Parking Frequently Asked Questions

Parking Frequently Asked Questions

Find answers to some frequently asked questions about parking and road safety in Penrith.

Where to park in the Penrith City Centre

A variety of parking options are available across the Penrith City Centre. View the Penrith City Centre Parking Map page for more information.

Accessible parking locations in Penrith

Accessible parking is provided in many off-street parking locations in the Penrith City Centre. For further information on the location of accessible parking view the Penrith City Centre Parking Map page.

Council is working to build and support a City that is accessible and inclusive for everyone in our community. Visit the Accessible Penrith page to find out more about our Access Committee and Inclusion Action Plan, as well as facilities, activities and initiatives supporting people with disability in Penrith.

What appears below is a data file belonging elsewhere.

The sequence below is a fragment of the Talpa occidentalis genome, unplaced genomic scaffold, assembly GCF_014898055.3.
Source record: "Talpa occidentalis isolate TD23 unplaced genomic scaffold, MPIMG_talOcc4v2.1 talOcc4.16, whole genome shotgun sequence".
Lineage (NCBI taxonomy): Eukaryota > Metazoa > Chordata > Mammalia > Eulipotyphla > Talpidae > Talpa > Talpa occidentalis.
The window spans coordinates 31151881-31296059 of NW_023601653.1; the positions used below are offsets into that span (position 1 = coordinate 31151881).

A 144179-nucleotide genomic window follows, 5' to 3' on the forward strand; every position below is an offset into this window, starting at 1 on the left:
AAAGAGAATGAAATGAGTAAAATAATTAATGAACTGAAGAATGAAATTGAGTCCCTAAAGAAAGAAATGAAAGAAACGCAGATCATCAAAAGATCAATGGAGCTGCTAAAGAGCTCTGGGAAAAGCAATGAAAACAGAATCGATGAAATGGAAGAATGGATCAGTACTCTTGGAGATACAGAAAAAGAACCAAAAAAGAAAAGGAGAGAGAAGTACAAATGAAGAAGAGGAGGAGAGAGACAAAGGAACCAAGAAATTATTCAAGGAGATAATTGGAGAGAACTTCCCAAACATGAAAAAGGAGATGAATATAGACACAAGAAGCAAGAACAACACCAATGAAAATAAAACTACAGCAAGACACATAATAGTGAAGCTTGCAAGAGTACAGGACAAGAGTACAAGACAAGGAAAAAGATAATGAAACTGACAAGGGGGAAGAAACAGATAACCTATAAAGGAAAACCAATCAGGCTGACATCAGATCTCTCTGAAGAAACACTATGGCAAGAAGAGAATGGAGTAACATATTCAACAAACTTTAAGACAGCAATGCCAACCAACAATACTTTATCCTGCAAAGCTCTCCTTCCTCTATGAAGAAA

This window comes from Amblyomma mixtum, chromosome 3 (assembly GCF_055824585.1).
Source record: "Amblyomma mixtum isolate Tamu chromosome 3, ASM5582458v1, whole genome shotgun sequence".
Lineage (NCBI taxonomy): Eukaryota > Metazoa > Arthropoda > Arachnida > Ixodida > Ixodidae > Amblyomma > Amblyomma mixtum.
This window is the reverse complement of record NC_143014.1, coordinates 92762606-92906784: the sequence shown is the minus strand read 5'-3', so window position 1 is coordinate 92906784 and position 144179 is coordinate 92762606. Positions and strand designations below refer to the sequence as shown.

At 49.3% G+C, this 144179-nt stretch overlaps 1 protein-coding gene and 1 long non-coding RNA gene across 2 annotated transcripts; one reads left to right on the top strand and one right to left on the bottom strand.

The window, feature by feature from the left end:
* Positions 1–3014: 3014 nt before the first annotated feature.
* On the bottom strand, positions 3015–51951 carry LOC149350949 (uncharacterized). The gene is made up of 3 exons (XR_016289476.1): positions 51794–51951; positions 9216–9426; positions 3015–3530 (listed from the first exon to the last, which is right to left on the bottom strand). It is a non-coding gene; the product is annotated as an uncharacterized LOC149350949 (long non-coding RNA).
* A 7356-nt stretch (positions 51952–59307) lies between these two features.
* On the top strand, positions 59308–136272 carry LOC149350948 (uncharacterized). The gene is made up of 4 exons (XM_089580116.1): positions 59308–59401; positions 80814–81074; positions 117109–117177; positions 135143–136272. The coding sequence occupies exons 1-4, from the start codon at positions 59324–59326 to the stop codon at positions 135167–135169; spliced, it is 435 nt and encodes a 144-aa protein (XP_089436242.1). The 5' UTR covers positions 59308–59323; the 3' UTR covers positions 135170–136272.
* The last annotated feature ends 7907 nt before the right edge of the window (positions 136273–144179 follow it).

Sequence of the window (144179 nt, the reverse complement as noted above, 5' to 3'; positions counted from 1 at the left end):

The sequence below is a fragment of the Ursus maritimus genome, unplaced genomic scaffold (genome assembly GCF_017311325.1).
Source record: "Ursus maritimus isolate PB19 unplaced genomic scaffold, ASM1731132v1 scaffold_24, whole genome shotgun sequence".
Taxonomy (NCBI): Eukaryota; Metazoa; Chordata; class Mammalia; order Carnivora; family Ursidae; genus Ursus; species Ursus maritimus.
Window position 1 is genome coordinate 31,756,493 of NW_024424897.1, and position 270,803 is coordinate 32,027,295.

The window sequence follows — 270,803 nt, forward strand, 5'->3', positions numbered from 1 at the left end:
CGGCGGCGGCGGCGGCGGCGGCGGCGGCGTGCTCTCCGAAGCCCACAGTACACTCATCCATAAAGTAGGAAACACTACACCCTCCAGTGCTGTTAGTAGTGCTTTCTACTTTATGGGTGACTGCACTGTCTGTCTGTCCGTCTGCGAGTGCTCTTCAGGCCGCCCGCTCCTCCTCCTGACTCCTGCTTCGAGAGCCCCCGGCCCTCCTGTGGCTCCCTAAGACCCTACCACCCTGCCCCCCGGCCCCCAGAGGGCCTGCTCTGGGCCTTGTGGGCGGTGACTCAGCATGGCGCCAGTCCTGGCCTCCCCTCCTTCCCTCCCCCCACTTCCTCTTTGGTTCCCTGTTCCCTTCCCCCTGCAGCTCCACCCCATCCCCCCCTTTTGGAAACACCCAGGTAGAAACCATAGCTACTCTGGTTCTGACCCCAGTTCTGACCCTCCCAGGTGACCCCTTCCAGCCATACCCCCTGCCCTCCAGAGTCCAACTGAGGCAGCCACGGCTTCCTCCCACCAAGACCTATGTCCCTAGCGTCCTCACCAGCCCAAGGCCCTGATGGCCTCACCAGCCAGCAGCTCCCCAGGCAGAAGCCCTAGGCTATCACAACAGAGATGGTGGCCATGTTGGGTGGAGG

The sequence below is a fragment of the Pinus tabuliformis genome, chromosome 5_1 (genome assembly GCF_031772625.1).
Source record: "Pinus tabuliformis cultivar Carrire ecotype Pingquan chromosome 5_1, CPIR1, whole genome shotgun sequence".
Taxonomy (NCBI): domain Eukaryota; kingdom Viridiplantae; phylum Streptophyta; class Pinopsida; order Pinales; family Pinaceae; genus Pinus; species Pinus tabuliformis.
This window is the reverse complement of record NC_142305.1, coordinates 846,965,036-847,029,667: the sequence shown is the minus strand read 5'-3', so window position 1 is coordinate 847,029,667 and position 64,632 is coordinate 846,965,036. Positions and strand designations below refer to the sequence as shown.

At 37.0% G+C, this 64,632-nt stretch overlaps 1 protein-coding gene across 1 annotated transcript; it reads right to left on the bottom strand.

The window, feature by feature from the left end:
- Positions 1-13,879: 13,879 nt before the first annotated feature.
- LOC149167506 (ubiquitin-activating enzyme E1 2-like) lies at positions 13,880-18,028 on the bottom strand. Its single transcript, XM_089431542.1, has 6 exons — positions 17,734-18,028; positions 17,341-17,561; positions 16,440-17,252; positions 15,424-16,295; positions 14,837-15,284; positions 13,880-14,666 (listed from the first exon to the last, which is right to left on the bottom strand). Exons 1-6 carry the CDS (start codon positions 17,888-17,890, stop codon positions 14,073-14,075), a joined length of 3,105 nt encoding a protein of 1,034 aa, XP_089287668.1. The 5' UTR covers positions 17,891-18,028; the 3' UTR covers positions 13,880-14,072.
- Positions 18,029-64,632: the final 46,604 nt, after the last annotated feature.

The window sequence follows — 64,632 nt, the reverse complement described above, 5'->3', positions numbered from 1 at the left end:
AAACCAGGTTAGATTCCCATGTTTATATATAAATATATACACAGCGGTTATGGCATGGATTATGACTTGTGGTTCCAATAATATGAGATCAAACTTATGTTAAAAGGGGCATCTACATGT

Does Council provide any form of parking permit for residents or visitors?

Council does not provide parking permits. A variety of parking options are available across the Penrith City Centre. View the Penrith City Centre Parking Map page for more information.

Parking Sensors

Parking sensors are being installed in many Council owned on and off-street parking areas across the Penrith City Centre. These sensors detect how parking is used including frequency and timing. This will provide valuable and reliable data to help Council better understand parking usage and supply.

In- ground parking sensors will also provide a range of benefits to residents, shoppers and visitors helping them to locate a vacant space quickly – getting people where they need to go faster and reducing traffic congestion and delays.